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Henry Judd

How Returned GIs Look at Unions

(1 April 1946)

From Labor Action, Vol. 10 No. 12, 1 April 1946, p. 2-M.
Transcribed & marked up by Einde O’Callaghan for the Encyclopaedia of Trotskyism On-Line (ETOL).

Over half of America’s total in the combined armed forces have now been discharged, and men continue to pour out of the services. Many of these soldiers, sailors and marines have now gone back to work, either at their old or at new jobs. Despite the fact, announced by the Veterans’ Administration, that there are at present 2,500,000 unemployed veterans, it is still true that many millions of vets are back in the ranks of employed workers.

It is impossible, so quickly, to make any sweeping generalizations about the GI’s who have returned to the job. There are no definite or clear-cut ideas or trends sweeping the ranks of these millions of new workers. But certain things can be stated already. Having gone to work, since discharge, in a large auto assembly plant in Detroit – filled with returned GI veterans – my observations are strictly limited to what has been seen in this particular shop.

Learn in Shops

Most of the GI’s who return to work have no set or fast opinions about the labor movement and unions. It all depends on what happens to them within the shop. Although the army filled them up with anti-union propaganda, this can easily be dispelled especially since there is no longer any grounds for this type of propaganda; that is, the GI is no longer a soldier, but a veteran-worker and his viewpoint shifts. It all depends how he is handled within the shop, department or unit where he works.

When the union and his representatives approach him promptly, are friendly and helpful to him in getting readjusted to the monotony of factory work, explain what the score is and what gains the union has won for him (pay increases, job protection for veterans, better working conditions, cancellations of union initiation fees for veterans, etc.) – than the GI rapidly and swiftly becomes union-conscious and a good union man. Older, more experienced men in the shops play an important part in this, for they are the ones who, by the proper attitude, can quickly cancel out the GI’s prejudices and explain why he must be a good union man.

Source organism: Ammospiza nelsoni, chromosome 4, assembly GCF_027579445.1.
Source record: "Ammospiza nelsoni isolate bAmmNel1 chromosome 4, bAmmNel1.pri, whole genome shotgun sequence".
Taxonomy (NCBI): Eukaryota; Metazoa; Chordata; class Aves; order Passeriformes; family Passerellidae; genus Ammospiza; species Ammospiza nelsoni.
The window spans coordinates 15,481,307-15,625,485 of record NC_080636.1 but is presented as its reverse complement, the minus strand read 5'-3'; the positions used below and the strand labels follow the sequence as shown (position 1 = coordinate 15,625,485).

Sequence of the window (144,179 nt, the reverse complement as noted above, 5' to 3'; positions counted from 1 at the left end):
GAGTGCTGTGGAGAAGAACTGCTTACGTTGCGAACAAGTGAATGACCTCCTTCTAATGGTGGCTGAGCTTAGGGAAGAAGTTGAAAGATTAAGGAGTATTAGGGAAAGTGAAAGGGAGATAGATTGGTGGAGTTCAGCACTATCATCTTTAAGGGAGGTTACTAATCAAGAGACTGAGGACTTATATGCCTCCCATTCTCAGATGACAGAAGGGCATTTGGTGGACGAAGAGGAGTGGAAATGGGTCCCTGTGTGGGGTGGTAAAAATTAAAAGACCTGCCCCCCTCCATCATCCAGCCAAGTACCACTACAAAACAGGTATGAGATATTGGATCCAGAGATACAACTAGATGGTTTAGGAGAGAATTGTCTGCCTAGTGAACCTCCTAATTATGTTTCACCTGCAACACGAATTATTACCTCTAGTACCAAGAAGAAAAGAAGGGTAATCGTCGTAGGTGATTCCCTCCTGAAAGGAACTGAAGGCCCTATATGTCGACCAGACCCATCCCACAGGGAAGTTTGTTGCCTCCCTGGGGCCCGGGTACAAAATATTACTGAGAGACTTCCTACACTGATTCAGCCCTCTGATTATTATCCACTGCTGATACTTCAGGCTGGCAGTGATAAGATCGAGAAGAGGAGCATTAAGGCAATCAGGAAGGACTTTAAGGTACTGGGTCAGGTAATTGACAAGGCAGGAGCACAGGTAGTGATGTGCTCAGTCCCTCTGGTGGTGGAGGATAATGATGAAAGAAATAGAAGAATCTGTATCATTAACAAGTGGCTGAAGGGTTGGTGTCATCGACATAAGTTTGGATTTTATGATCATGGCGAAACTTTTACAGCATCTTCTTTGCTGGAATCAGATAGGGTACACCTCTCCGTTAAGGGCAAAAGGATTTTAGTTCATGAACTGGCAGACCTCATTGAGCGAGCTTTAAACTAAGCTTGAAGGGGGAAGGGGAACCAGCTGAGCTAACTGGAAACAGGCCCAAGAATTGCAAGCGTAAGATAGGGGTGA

Many veterans are shocked, too, to learn the company’s attitude toward them. While it may hire him ahead of others, in preferential fashion, it treats the GI just the same as any other worker so far as speed-up attempts, general indifference to problems, etc., are concerned. Once in the shop, the veteran ceases to be a veteran so far as the extraction of work from him goes! He’s just the same as any other worker and, in fact, the company expects more from him, due to his youth and better physical condition. The GI soon learns that the pious phrases of praise for him from the big corporations have no meaning. Just another cog in that production wheel ...

The monotony and dullness of mass scale, divided up production weighs very heavily on the discharged veteran. Memories of Paris, Tokyo and Berlin, not to speak of battle and army life memories, contrast dimly with the routine of factory life and the 8-hours in which he must repeat his one assembly-line motion. For this reason, it isn’t strange to find a considerable turnover among GI’s in the shops. Many of them, for understandable reasons, can’t stand it. But the tendency will be for them to settle down into the routine, due to economic compulsion.

Will Be Pro-Union

The GI going back to work is anti-company and disillusioned. In many cases, he is also neutral on the union question, but will rapidly be pro-union provided the union is militant on the job, that its stewards and representatives carry on a fight against the speed-up and for contract enforcement. He often considers himself apart from the older workers, and the war workers, but the older plant workers are quite effective in breaking this down. Probably the real source of antagonism within the shop, and among the workers, lies between the veterans and those men who only have the war years, or less, to their credit so far as seniority is concerned.

The older men, with 10, 15 and 20 years in the shop are not worried. But those with 2 or 3 years only are worried about lay-offs, because they know that the veteran, with 3 or more years of army to his credit, may edge him out of the job when lay-offs come. This is a serious question, only answerable through the struggle for more employment and jobs, and a shorter working week.

But, on the whole, the GI returning to the production line can be counted upon to participate as a solid unionist in the great union struggles of the future.

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Last updated: 24 January 2019